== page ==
Memorial Day 2011:  An American boy plants American and Philippine flags beside a cross that marks one of the 17,000 graves in the Manila American Cemetery and Memorial in Taguig City on May 28 as part of the U.S. observance of Memorial Day. On May 29, U.S. Ambassador Harry K. Thomas, Jr. led representatives of the American community and guests in a ceremony at the Memorial to pay tribute to the soldiers of the U.S. and its allies who have fallen in defense of freedom and democracy. The 152-acre cemetery and memorial in Manila has the largest number of graves of U.S. soldiers who died in World War II. The graves include those of 570 Filipinos who served with the U.S. Forces in the Southwest Pacific.

Memorial Day, May 27, 2012.  Chargé d’Affaires Leslie A. Bassett offers a wreath in honor of all Veterans this Memorial Day, at the Manila American Cemetery and Memorial in Taguig City, Philippines.
(Photo from US Embassy Manila)

US Embassy Montevideo, Uruguay

May 31, 2010. A U.S. Marine replaces a worn out flag at the grave site of a young sailor, honoring fallen U.S. servicemen buried at the British Cemetery in Montevideo [U.S. Embassy photo by Vince Alongi]

US Embassy Djibouti, Djibouti

Mike Lombardo, regional security officer for U.S. Embassy, Djibouti, gives the opening remarks during a Ceremony at Cimetiere non Mulilman de Djibouti, May 31. The Memorial Day Ceremony honored Pilot Officer Lawrence Maguire, an American who volunteered for the Canadian air force, one of the many military members who gave their lives during World War II. Photo by Staff Sgt. Robert Barnett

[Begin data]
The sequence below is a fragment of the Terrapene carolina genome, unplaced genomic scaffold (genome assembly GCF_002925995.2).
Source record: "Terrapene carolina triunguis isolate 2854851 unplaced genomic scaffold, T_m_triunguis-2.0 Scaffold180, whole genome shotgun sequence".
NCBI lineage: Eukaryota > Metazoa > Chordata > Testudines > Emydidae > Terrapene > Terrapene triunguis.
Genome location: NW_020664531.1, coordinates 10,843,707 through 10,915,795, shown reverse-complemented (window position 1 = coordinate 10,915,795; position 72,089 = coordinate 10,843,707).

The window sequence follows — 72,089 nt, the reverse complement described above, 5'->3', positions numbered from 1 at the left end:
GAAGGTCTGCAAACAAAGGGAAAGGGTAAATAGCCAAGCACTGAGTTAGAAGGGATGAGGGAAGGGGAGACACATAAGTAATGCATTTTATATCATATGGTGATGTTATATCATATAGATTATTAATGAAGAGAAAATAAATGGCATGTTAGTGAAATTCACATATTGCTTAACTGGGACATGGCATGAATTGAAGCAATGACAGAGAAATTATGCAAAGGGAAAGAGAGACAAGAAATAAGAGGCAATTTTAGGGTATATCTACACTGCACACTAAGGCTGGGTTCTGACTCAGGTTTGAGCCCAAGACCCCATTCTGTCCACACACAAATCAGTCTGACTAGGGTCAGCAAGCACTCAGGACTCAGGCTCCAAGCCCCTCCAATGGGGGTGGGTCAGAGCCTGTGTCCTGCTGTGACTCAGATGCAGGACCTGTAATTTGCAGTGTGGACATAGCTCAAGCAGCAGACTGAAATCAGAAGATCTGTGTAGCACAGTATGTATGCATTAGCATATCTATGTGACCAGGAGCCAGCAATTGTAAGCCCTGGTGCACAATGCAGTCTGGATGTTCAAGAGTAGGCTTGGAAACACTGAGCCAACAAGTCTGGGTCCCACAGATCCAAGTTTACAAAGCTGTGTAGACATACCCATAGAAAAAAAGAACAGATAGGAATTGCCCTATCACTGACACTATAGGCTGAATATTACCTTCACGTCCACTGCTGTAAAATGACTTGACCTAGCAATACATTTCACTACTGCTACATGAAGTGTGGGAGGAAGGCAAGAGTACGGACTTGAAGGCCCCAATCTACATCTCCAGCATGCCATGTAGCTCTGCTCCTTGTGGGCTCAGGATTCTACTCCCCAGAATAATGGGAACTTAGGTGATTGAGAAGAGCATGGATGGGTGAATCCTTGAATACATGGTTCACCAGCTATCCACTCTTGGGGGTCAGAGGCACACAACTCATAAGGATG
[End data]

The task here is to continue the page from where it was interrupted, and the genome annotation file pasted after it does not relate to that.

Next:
US Embassy Tunis, Tunisia

U.S. Army Col. Warren P. Gunderman, a military representative at the U.S. Embassy in Tunis, lays a wreath Monday during a Memorial Day service at the North Africa American Cemetery and Memorial near Carthage, Tunisia. Photo by US Army Africa

US Embassy Nassau, The Bahamas

US Embassy observed Memorial day with a Wreath Laying Ceremony at Clifton Pier. On Monday, May 31, 2010 the United States Embassy observed Memorial Day with a wreath laying ceremony at Clifton Pier in memory of fallen service men and women. Special recognition was given to the U.S. Patrol Squadron 23 Sailors, who perished off the coast of Nassau on May 7, 1954.